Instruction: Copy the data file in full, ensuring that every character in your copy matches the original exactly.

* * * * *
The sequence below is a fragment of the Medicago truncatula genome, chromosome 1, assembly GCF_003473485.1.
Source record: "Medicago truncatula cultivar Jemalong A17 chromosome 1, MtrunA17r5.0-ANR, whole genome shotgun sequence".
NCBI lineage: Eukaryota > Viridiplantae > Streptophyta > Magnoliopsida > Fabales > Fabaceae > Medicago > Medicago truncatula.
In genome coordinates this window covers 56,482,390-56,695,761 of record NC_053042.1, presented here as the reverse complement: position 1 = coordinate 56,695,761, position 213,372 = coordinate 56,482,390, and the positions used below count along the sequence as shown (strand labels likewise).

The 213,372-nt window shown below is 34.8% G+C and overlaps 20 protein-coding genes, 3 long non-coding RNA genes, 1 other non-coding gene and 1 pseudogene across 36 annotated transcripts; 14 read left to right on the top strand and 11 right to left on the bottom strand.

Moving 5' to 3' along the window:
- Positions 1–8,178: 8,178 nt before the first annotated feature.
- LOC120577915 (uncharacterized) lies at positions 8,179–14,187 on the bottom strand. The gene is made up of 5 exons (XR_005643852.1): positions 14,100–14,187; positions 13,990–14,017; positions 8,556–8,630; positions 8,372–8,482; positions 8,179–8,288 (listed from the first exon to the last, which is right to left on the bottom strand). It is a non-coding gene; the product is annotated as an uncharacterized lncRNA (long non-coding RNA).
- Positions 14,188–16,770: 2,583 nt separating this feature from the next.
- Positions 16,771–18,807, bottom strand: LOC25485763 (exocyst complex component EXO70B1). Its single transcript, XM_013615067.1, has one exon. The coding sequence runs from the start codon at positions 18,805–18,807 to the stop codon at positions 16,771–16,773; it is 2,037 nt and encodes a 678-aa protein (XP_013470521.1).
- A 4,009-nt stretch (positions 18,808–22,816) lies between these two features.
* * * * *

The sequence below is a fragment of the Medicago truncatula genome, chromosome 1, assembly GCF_003473485.1.
Source record: "Medicago truncatula cultivar Jemalong A17 chromosome 1, MtrunA17r5.0-ANR, whole genome shotgun sequence".
NCBI lineage: Eukaryota > Viridiplantae > Streptophyta > Magnoliopsida > Fabales > Fabaceae > Medicago > Medicago truncatula.
In genome coordinates this window covers 56,482,390-56,695,761 of record NC_053042.1, presented here as the reverse complement: position 1 = coordinate 56,695,761, position 213,372 = coordinate 56,482,390, and the positions used below count along the sequence as shown (strand labels likewise).

The 213,372-nt window shown below is 34.8% G+C and overlaps 20 protein-coding genes, 3 long non-coding RNA genes, 1 other non-coding gene and 1 pseudogene across 36 annotated transcripts; 14 read left to right on the top strand and 11 right to left on the bottom strand.

Moving 5' to 3' along the window:
- Positions 1–8,178: 8,178 nt before the first annotated feature.
- LOC120577915 (uncharacterized) lies at positions 8,179–14,187 on the bottom strand. The gene is made up of 5 exons (XR_005643852.1): positions 14,100–14,187; positions 13,990–14,017; positions 8,556–8,630; positions 8,372–8,482; positions 8,179–8,288 (listed from the first exon to the last, which is right to left on the bottom strand). It is a non-coding gene; the product is annotated as an uncharacterized lncRNA (long non-coding RNA).
- Positions 14,188–16,770: 2,583 nt separating this feature from the next.
- Positions 16,771–18,807, bottom strand: LOC25485763 (exocyst complex component EXO70B1). Its single transcript, XM_013615067.1, has one exon. The coding sequence runs from the start codon at positions 18,805–18,807 to the stop codon at positions 16,771–16,773; it is 2,037 nt and encodes a 678-aa protein (XP_013470521.1).
- A 4,009-nt stretch (positions 18,808–22,816) lies between these two features.